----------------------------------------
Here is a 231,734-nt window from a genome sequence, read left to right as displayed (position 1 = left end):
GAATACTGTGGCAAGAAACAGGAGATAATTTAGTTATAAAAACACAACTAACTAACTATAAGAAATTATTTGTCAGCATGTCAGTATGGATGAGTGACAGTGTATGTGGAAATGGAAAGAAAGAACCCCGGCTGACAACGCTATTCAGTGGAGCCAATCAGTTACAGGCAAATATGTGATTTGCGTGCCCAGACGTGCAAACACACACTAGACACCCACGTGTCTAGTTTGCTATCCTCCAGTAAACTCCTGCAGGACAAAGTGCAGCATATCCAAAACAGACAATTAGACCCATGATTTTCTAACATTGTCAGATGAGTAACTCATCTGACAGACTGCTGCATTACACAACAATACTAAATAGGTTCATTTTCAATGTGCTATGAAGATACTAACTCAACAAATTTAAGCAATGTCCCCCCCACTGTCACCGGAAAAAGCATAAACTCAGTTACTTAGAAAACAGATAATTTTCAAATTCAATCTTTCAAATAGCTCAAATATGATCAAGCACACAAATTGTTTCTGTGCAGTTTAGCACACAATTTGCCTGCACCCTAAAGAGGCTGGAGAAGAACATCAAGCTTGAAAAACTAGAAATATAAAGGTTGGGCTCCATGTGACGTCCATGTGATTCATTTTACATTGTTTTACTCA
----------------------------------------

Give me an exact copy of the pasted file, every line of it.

Here is a 231,734-nt window from a genome sequence, read left to right as displayed (position 1 = left end):
GAATACTGTGGCAAGAAACAGGAGATAATTTAGTTATAAAAACACAACTAACTAACTATAAGAAATTATTTGTCAGCATGTCAGTATGGATGAGTGACAGTGTATGTGGAAATGGAAAGAAAGAACCCCGGCTGACAACGCTATTCAGTGGAGCCAATCAGTTACAGGCAAATATGTGATTTGCGTGCCCAGACGTGCAAACACACACTAGACACCCACGTGTCTAGTTTGCTATCCTCCAGTAAACTCCTGCAGGACAAAGTGCAGCATATCCAAAACAGACAATTAGACCCATGATTTTCTAACATTGTCAGATGAGTAACTCATCTGACAGACTGCTGCATTACACAACAATACTAAATAGGTTCATTTTCAATGTGCTATGAAGATACTAACTCAACAAATTTAAGCAATGTCCCCCCCACTGTCACCGGAAAAAGCATAAACTCAGTTACTTAGAAAACAGATAATTTTCAAATTCAATCTTTCAAATAGCTCAAATATGATCAAGCACACAAATTGTTTCTGTGCAGTTTAGCACACAATTTGCCTGCACCCTAAAGAGGCTGGAGAAGAACATCAAGCTTGAAAAACTAGAAATATAAAGGTTGGGCTCCATGTGACGTCCATGTGATTCATTTTACATTGTTTTACTCA